No, but there's enough spice in (some) corner of my hips
If you manage to find it, you are welcome to it all"

Snippet 2:
"What's the point in filling your stomach alone?
If only you have a Manjula for lunch and a Vennila for dinner is there any point in your youth
If no one does any wrong, there will be no philosophy on earth
So in the interests of philosophy generation, go and wrong forth

...(and in case you were wondering what kind of philosophy is generated)
Running water gathers no moss
And if you give in to desire/emotion, you won't have any disease!"

Snippet 3:
"A cat that doesn't eat fish?
A bee that doesn't drink honey?
A man who hasn't touched a woman?
Shall I eat?
Lakhs of women have it
Your mole has it
Shall I count the number of moles?"
Touched, touched, touched what hasn't been touched before (which rhymes with)
It's a hit, its a hit, everything I touched has become a hit!

Yes, my five year old neice. Along with the whole of Tamland singing away in wild abandon. Cool, aren't we?

Oh, and before I go, the first one to find the original songs in Tam will get sent a copy of the CD autographed by my very dear friend.

PS: Yeah, Karthik, I know. This is your post. But what am I supposed to do if you are MIA?

[1] One can argue that I was in no position to lay down conditions considering that I was anyway promised prawn curry and vendakkai sambar and it was in my best interests to accept the invitation but one forgets:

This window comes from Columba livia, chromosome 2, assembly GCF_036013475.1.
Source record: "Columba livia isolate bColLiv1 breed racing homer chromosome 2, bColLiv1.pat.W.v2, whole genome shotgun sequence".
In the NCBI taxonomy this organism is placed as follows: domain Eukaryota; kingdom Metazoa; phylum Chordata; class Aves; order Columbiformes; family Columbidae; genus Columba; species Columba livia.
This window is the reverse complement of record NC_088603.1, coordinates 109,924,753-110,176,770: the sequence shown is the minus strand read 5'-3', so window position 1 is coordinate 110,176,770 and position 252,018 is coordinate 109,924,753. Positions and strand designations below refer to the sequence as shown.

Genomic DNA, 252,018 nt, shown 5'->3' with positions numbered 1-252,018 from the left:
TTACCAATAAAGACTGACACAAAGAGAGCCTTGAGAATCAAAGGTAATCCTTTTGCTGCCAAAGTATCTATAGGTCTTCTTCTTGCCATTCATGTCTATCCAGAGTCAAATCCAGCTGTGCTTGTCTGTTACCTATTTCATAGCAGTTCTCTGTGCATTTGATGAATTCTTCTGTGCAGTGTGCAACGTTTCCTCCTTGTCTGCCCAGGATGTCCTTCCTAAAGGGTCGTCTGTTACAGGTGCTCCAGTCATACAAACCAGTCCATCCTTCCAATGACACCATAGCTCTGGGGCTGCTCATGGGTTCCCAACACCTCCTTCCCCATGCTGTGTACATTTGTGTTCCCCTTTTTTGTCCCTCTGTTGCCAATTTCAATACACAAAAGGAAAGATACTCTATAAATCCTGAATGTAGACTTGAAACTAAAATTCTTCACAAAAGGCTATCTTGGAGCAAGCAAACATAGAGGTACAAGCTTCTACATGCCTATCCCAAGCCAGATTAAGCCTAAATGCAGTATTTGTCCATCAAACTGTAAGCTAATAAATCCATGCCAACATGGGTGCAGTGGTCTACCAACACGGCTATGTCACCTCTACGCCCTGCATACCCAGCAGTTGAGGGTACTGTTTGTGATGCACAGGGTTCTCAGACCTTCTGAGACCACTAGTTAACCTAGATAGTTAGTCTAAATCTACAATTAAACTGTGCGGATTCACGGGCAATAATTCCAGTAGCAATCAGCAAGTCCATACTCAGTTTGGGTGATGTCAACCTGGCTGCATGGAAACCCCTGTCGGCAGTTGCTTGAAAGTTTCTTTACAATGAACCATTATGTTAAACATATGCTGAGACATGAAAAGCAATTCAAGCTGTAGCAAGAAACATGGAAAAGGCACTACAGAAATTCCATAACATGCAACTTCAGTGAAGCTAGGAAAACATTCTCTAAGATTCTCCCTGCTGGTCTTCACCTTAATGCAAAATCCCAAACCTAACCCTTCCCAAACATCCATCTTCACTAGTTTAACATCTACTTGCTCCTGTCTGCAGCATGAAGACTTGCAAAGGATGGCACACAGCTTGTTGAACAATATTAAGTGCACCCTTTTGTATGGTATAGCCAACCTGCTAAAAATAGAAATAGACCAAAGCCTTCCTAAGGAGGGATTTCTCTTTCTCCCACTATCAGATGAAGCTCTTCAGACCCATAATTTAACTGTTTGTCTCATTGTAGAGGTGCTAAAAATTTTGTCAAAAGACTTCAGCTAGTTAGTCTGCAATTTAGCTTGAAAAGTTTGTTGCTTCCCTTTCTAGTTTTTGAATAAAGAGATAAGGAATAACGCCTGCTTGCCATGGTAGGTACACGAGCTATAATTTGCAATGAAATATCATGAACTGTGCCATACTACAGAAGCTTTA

a) One doesn't know anything about very dear friend's cooking skills. The last time I remember her cooking, the only Prestige pressure cooker in the hostel burst into 36 different pieces
b) Despite living next to the most well-connected tube station in the London underground network (Circle, Jubilee, Metropolitan, Bakerloo and Hammersmith & City. Try beating that, lets see) , it takes two hours and 41 minutes to get to her place which supposedly is in Greater London

Sunday, April 01, 2007

Poisoning pigeons in Regents Park

All the world seems in tune
On a spring afternoon,
When we're poisoning pigeons in the park.
Ev'ry Sunday you'll see
My sweetheart and me,
As we poison the pigeons in the park.

When they see us coming, the birdies all try an' hide,
But they still go for peanuts when coated with cyanide.
The sun's shining bright,
Ev'rything seems all right,
When we're poisoning pigeons in the park.


Whole song here.

And while we are in the park anyway, BM, I can't shoot and all but I have more flowers than you in my backyard. Okay?